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The back of my mortice chisel is not completely flat. Specifically, the corners of the cutting edge are both slightly shallower than the rest of the back face, meaning they aren't honed to form a sharp edge. Here you can see the remnants of permanent marker left after dragging it across a fine diamond stone.

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Here's my process for getting the back flat (it is essentially this method from Paul Sellers but with plate glass instead of a granite block):

  • Stick wet and dry sandpaper of 120, 180, 240 and 320 grit to a piece of plate glass
  • Wet the sandpaper using glass cleaner (it's just what I usually have to hand instead of water)

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  • Drag the chisel backwards over each grit of sandpaper a few hundreds times, working my way up through the grits
  • Move to fine, then extra fine, DMT diamond stones

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No matter how hard I try, I cannot get those corners to be flat with the rest of the back. What am I doing wrong?

About the plate glass I have checked that the glass is flat using a straight edge (manufacturer claims tolerance is 0.042mm over 100mm). Perhaps the glass isn't flat.

It is supported from below with rubber strips glued to almost all of the underside

About the chisel It's a Narex 12mm Mortice chisel

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    Stick with the coarsest grit until the back is flat, then move on to the finer grits. Don't try to flatten the entire back; the last half-inch or so is all you need. Commented Mar 2 at 23:03

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In short it's because once you get to nearly flat the amount of metal that needs to be removed becomes greater and greater, which can enormously impact the speed of material removal — because you're aiming to flatten a huge swath of the back of this chisel think about the area of steel you're attempting to abrade.

Although it's hotly debated in woodworking circles — and always will be :-) — there's generally no functional reason to completely flatten the back of any chisel, zero. This is including paring chisels and mortise chisels even though they are often held up as specific examples of where it's not just desirable but necessary to get their backs flat. The necessity for this is proved false by examining vintage paring and mortise chisels that were used by craftsmen of previous generations..... although this simple fact does nothing to stifle the debate.

Much related info in one of my previous Answers, How to flatten stubborn hollow on the back of a plane iron?

You're also not really using the ideal process or material for removing lots of steel.

Drag the chisel backwards over each grit of sandpaper a few hundreds times, working my way up through the grits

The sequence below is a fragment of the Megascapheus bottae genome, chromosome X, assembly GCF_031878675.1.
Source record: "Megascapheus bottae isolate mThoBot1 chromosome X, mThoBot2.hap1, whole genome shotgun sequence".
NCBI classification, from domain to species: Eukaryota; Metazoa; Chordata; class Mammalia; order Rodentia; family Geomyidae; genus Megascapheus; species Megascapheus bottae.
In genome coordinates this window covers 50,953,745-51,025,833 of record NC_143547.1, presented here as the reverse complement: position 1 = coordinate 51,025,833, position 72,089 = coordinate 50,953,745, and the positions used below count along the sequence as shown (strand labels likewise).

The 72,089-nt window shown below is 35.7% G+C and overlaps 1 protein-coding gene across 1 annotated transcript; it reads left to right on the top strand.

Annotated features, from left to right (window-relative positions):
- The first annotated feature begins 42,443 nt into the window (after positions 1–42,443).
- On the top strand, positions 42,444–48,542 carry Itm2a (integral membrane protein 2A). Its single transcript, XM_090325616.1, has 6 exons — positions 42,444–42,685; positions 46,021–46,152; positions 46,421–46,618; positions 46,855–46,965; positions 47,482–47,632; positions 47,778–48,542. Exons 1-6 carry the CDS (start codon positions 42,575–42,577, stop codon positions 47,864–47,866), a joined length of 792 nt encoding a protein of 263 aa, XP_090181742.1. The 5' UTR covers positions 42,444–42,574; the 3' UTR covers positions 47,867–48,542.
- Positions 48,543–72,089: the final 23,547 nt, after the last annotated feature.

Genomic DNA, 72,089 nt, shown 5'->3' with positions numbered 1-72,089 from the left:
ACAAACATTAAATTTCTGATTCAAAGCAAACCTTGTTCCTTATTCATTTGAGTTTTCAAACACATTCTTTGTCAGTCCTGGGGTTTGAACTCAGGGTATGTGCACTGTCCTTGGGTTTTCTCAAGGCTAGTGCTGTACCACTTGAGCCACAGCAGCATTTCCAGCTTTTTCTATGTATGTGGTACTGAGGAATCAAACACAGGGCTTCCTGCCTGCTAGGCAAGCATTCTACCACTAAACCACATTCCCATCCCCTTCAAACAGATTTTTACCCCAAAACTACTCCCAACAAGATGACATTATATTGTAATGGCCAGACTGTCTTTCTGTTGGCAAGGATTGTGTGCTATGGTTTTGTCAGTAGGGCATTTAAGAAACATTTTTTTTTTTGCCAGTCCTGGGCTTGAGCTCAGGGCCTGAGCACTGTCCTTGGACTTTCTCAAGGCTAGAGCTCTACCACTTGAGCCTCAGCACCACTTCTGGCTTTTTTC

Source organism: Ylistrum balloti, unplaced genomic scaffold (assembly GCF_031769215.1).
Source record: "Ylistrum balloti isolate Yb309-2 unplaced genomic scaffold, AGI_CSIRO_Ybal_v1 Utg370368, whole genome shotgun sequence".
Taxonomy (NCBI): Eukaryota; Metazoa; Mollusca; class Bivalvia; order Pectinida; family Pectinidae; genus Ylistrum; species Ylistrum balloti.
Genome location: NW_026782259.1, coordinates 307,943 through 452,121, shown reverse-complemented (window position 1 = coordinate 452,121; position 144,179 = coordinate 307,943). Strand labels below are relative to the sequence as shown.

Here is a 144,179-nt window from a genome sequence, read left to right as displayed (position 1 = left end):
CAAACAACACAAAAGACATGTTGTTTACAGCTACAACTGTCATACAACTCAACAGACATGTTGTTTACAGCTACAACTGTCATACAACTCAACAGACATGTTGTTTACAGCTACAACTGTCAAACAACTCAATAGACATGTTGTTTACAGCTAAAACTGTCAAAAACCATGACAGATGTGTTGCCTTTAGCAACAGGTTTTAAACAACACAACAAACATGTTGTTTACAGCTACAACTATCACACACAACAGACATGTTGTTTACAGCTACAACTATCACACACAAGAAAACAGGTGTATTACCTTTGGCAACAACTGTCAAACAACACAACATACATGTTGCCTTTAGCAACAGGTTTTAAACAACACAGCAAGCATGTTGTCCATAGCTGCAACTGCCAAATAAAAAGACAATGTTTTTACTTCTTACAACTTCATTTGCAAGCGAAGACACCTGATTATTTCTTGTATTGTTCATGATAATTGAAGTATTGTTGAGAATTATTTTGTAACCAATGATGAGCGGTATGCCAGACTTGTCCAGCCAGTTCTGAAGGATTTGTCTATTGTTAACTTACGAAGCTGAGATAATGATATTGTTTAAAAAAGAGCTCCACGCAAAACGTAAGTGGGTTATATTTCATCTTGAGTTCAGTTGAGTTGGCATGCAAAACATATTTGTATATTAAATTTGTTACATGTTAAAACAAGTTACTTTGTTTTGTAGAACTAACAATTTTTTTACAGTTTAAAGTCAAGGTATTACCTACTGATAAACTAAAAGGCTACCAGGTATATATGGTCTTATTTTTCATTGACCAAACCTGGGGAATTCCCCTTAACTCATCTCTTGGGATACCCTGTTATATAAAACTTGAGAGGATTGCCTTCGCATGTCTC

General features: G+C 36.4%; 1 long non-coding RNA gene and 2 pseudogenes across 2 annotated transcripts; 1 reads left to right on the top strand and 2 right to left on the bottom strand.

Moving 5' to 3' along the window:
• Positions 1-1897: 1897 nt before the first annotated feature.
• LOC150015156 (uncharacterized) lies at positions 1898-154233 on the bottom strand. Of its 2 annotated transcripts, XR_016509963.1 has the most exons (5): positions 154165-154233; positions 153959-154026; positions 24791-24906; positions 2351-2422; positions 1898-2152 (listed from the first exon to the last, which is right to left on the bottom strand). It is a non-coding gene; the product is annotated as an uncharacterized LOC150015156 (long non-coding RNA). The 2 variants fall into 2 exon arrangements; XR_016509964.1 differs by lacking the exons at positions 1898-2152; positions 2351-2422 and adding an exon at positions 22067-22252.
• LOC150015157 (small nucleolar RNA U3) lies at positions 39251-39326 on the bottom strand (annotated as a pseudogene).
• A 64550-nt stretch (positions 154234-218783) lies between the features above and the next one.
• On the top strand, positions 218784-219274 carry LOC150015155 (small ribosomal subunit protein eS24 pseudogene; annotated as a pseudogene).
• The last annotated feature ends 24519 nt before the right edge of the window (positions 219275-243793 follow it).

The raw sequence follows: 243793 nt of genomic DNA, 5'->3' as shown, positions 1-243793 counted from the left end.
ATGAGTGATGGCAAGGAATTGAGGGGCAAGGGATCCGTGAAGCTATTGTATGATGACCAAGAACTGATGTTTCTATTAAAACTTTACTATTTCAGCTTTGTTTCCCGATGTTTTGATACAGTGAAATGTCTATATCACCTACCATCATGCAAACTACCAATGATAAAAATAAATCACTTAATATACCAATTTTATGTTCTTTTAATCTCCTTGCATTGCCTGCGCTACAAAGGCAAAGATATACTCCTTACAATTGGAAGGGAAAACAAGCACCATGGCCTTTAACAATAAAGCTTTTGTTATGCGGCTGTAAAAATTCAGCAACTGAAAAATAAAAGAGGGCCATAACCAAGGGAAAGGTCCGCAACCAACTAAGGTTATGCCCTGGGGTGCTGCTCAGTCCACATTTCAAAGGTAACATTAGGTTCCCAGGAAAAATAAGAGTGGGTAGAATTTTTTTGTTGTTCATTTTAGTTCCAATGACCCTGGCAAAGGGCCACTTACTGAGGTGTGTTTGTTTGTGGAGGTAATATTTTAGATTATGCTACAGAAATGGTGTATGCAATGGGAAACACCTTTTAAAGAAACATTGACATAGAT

Note first this is an inefficient way to remove lots of material anyway.

And standard wet-and-dry is often not really up to this, being too friable/easily worn down. High-end paper/film will do better and last longer, but (debatably) the way to do this for most of us is simply to get an extremely coarse diamond plate. Not only will this abrade literally anything in the shop, including carbide, compared to most affordable options it's practically immortal. I've used an inexpensive 150 diamond plate for a few years now (regularly wishing I had an even coarser one BTW) and it seems to still work just as well as it did after the initial break-in period was over.

Additionally there's an inherent mistake here as well — moving up the grits too soon. Actually two, since it seems you're seeking to polish that whole swath of flattened back. Firstly you don't go up the grits until you're done, i.e. when the coarsest grit has done all the heavy lifting. And secondly, why polish the whole of back anyway?

Only the portion of steel right at the edge actually needs to be taken up through the grits since the edge is, of course, the only part that does any cutting :-) As mentioned in the above link I aim for only the narrowest strip to be dead flat and polished and the amount of time this can save, even on relatively soft vintage plane irons, is, ah, 'considerable' (massive understatement — on tougher steels it could be mere minutes versus hours).

In support of this being enough for function, a fine hone on only a small portion of the back of a chisel or plane iron is nearly always what is observed on used vintage chisels/plane irons. And rarely, very rarely, will you find a chisel that was flattened over a significant length of the tool — significant numbers of older chisels retain their original slight camber, where they curve slightly towards the bevel side (this curvature could be introduced at quenching and we should take note that it was deliberately not ground out at the factory).

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    In fact, the "only flatten the back of the actual working edge" observation leads directly to the Ruler Sharpening Trick (websearch that phrase) which is a way of forcing yourself to consistently do only that. Done folks like this trick, some loathe it, but it does work.
    – keshlam
    Commented Mar 28 at 19:50

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